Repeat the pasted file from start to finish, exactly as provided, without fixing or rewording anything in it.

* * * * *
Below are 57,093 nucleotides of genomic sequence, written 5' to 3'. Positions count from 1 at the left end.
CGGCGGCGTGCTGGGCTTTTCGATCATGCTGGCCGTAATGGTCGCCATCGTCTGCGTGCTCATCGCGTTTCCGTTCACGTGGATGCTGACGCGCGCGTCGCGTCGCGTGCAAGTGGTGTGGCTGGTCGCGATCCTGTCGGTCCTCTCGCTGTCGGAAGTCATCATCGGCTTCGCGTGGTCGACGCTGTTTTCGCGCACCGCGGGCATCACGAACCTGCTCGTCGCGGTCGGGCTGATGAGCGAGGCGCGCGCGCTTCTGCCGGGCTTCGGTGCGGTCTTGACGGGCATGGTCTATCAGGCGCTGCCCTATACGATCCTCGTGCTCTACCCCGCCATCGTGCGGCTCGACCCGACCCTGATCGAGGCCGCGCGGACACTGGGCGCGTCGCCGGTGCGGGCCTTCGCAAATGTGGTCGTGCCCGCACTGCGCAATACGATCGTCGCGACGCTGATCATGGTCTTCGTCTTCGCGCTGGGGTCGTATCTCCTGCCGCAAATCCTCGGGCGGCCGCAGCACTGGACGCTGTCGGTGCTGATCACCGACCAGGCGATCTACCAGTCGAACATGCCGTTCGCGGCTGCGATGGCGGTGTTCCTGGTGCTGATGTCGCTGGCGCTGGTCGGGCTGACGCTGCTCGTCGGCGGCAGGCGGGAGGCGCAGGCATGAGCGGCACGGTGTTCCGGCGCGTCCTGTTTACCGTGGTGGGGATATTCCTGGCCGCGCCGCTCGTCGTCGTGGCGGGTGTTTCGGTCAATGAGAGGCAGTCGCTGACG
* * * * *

Below are 57,093 nucleotides of genomic sequence, written 5' to 3'. Positions count from 1 at the left end.
CGGCGGCGTGCTGGGCTTTTCGATCATGCTGGCCGTAATGGTCGCCATCGTCTGCGTGCTCATCGCGTTTCCGTTCACGTGGATGCTGACGCGCGCGTCGCGTCGCGTGCAAGTGGTGTGGCTGGTCGCGATCCTGTCGGTCCTCTCGCTGTCGGAAGTCATCATCGGCTTCGCGTGGTCGACGCTGTTTTCGCGCACCGCGGGCATCACGAACCTGCTCGTCGCGGTCGGGCTGATGAGCGAGGCGCGCGCGCTTCTGCCGGGCTTCGGTGCGGTCTTGACGGGCATGGTCTATCAGGCGCTGCCCTATACGATCCTCGTGCTCTACCCCGCCATCGTGCGGCTCGACCCGACCCTGATCGAGGCCGCGCGGACACTGGGCGCGTCGCCGGTGCGGGCCTTCGCAAATGTGGTCGTGCCCGCACTGCGCAATACGATCGTCGCGACGCTGATCATGGTCTTCGTCTTCGCGCTGGGGTCGTATCTCCTGCCGCAAATCCTCGGGCGGCCGCAGCACTGGACGCTGTCGGTGCTGATCACCGACCAGGCGATCTACCAGTCGAACATGCCGTTCGCGGCTGCGATGGCGGTGTTCCTGGTGCTGATGTCGCTGGCGCTGGTCGGGCTGACGCTGCTCGTCGGCGGCAGGCGGGAGGCGCAGGCATGAGCGGCACGGTGTTCCGGCGCGTCCTGTTTACCGTGGTGGGGATATTCCTGGCCGCGCCGCTCGTCGTCGTGGCGGGTGTTTCGGTCAATGAGAGGCAGTCGCTGACG